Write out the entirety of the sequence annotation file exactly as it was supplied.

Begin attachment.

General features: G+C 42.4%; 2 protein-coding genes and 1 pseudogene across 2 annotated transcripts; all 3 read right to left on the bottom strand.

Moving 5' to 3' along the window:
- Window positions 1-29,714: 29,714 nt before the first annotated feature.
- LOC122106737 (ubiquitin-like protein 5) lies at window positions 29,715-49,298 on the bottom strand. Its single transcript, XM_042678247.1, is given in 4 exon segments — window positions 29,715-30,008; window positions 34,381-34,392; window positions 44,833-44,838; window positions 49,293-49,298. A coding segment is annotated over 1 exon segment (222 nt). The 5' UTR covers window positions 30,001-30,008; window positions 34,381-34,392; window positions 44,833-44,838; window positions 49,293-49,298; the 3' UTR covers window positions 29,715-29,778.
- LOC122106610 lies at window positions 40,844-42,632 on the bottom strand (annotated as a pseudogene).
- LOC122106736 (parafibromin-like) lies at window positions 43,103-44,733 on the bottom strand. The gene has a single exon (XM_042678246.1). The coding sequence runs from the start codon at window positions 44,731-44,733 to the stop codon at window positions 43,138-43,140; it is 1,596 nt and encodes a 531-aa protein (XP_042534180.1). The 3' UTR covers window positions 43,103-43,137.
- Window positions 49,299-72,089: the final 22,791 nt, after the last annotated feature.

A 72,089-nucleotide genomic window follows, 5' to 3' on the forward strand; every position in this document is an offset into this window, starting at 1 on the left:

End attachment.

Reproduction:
General features: G+C 42.4%; 2 protein-coding genes and 1 pseudogene across 2 annotated transcripts; all 3 read right to left on the bottom strand.

Moving 5' to 3' along the window:
- Window positions 1-29,714: 29,714 nt before the first annotated feature.
- LOC122106737 (ubiquitin-like protein 5) lies at window positions 29,715-49,298 on the bottom strand. Its single transcript, XM_042678247.1, is given in 4 exon segments — window positions 29,715-30,008; window positions 34,381-34,392; window positions 44,833-44,838; window positions 49,293-49,298. A coding segment is annotated over 1 exon segment (222 nt). The 5' UTR covers window positions 30,001-30,008; window positions 34,381-34,392; window positions 44,833-44,838; window positions 49,293-49,298; the 3' UTR covers window positions 29,715-29,778.
- LOC122106610 lies at window positions 40,844-42,632 on the bottom strand (annotated as a pseudogene).
- LOC122106736 (parafibromin-like) lies at window positions 43,103-44,733 on the bottom strand. The gene has a single exon (XM_042678246.1). The coding sequence runs from the start codon at window positions 44,731-44,733 to the stop codon at window positions 43,138-43,140; it is 1,596 nt and encodes a 531-aa protein (XP_042534180.1). The 3' UTR covers window positions 43,103-43,137.
- Window positions 49,299-72,089: the final 22,791 nt, after the last annotated feature.

A 72,089-nucleotide genomic window follows, 5' to 3' on the forward strand; every position in this document is an offset into this window, starting at 1 on the left: